Tesco Buys Thousands Of RFID Readers And Antennas
Tesco has tapped Tyco Fire & Security's ADT Security Services for 4,000 RFID readers and 16,000 antennas, which will be used in stores and distribution centers throughout the United Kingdom.
Tesco Plc has inked a deal with Tyco Fire & Security's ADT Security Services to buy 4,000 radio-frequency identification readers and 16,000 antennas for delivery by May. The equipment will be used in the retailer's initiative to outfit its stores and distribution centers throughout the United Kingdom.
The three-year contract extends a 15-year relationship between Tesco, the U.K.'s largest retailer, and the Tyco division that originated with its Sensormatic product line of security systems and electronic article-surveillance products. Support and service for Tesco's distribution centers and stores are still under negotiation. Financial terms weren't disclosed, but analysts estimate the average cost for an RFID reader today ranges between $2,000 and $4,000.
- How Attackers Identify and Exploit Software and Network Vulnerabilities
- Quick Tips for Managing Mobile Users
White PapersMore >>
- Strategy: 3 Steps to a Hands-Free Cloud
- Best Practices: Using Apple's Global Proxy to Boost Mobile Security
In this deal, Tesco will deploy several ADT antenna designs with ADT's Sensormatic SensorID Agile 2 reader, a multiprotocol and multifrequency RFID reader that the Tyco Retail Solutions Group co-designed with ThingMagic LLC, a technology design and development company that provided the intellectual property.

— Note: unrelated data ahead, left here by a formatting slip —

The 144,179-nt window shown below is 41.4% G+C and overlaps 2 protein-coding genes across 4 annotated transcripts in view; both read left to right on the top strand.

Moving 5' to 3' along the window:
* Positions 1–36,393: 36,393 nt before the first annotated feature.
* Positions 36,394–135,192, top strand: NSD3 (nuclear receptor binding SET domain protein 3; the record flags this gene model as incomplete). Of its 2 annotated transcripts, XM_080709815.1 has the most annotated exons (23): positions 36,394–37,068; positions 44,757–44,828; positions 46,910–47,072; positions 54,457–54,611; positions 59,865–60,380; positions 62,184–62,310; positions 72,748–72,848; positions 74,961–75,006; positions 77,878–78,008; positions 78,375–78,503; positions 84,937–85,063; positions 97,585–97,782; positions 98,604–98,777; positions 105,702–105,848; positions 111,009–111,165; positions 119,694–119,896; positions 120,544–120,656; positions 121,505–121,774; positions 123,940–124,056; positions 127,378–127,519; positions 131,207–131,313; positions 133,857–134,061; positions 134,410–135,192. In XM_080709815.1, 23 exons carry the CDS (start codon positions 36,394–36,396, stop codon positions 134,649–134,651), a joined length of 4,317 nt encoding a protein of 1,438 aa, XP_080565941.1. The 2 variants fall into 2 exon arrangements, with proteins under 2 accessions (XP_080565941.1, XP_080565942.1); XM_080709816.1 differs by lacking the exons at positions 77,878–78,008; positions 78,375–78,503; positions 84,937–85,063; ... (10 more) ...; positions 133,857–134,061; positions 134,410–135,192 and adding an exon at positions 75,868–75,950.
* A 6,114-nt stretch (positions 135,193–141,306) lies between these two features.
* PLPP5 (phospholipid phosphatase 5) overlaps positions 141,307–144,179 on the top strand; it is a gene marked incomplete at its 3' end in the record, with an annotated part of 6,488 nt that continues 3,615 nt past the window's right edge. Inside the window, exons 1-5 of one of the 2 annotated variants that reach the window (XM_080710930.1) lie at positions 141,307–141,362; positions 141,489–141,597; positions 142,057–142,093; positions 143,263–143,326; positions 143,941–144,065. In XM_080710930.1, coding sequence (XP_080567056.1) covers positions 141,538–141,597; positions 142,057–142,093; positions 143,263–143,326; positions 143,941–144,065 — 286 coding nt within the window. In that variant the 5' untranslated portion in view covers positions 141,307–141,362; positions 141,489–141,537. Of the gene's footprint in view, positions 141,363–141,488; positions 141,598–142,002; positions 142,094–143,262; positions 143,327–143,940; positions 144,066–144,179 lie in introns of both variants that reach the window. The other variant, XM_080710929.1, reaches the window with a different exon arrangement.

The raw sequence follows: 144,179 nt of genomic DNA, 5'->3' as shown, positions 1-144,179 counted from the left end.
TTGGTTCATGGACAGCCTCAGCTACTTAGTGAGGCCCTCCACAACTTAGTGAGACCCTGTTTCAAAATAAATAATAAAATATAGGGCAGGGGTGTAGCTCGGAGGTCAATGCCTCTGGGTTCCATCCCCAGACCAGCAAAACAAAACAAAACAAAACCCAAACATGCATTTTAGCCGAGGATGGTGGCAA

The project also includes Device Commander, an application that synchronizes the devices on the RFID network. It will sit on the physical layer between the readers and OatSystems Inc.'s middleware infrastructure. Device Commander enables remote firmware upgrades to all readers on the network, monitors RF noise, and delivers alerts to IT administrators when it detects readers that aren't performing properly.
Synchronization between devices is important when maintaining a well-performing RFID network, especially in Europe where only 10 channels are available for transmissions, versus the 50 channels in the United States, says George Reynolds, VP of RFID for Tyco Fire & Security. "The radio-frequency signal jumps back and forth until it finds a clear channel to transmit on," he says. "In Europe, there are only 10 channels available, so you can imagine the difficulty a large distribution center might have trying to synchronize how the devices communicate."
During the first phase of implementation, Tyco will supply readers at dock and merchandise-receiving doors for 1,300 Tesco stores and 35 distribution centers throughout the United Kingdom to track cases and pallets of products. The deployment aims to improve customer service, increase product availability, and cut operating costs.
It's not clear when suppliers will be asked to join in. But about five months ago in an interview with InformationWeek, John Clarke, Tesco's CTO, said several suppliers such as Procter & Gamble would join in by the end of 2004. No mention of supplier participation was made in the prepared statement released by ADT and Tesco Monday.
Some analysts say the decision to build up Tesco's internal infrastructure and broaden the deployment from a pilot project into a full-scale operation before requiring suppliers to step in is a positive move. "Tesco's decision to build-up its infrastructure before bringing suppliers onboard will most likely lead to a more robust business case," says Gartner analyst Jeff Woods, "because if they have to pay for their own tags they're probably more rigorous with their assessment."